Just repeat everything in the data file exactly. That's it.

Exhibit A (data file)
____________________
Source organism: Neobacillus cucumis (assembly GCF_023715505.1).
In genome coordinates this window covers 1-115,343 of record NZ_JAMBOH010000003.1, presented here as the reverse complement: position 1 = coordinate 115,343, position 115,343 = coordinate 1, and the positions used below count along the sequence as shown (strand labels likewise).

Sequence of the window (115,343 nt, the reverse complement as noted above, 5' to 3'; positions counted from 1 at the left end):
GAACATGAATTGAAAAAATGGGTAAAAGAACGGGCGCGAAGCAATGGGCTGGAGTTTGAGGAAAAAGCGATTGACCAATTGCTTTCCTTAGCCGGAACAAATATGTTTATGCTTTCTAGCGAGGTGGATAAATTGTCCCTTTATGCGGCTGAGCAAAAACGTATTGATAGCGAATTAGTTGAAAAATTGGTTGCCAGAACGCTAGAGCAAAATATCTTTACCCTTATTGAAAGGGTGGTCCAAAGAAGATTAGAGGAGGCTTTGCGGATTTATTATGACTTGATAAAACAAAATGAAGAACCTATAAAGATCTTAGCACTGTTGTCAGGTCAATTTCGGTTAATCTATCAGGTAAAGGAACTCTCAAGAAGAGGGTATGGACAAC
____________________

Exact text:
Source organism: Neobacillus cucumis (assembly GCF_023715505.1).
In genome coordinates this window covers 1-115,343 of record NZ_JAMBOH010000003.1, presented here as the reverse complement: position 1 = coordinate 115,343, position 115,343 = coordinate 1, and the positions used below count along the sequence as shown (strand labels likewise).

Sequence of the window (115,343 nt, the reverse complement as noted above, 5' to 3'; positions counted from 1 at the left end):
GAACATGAATTGAAAAAATGGGTAAAAGAACGGGCGCGAAGCAATGGGCTGGAGTTTGAGGAAAAAGCGATTGACCAATTGCTTTCCTTAGCCGGAACAAATATGTTTATGCTTTCTAGCGAGGTGGATAAATTGTCCCTTTATGCGGCTGAGCAAAAACGTATTGATAGCGAATTAGTTGAAAAATTGGTTGCCAGAACGCTAGAGCAAAATATCTTTACCCTTATTGAAAGGGTGGTCCAAAGAAGATTAGAGGAGGCTTTGCGGATTTATTATGACTTGATAAAACAAAATGAAGAACCTATAAAGATCTTAGCACTGTTGTCAGGTCAATTTCGGTTAATCTATCAGGTAAAGGAACTCTCAAGAAGAGGGTATGGACAAC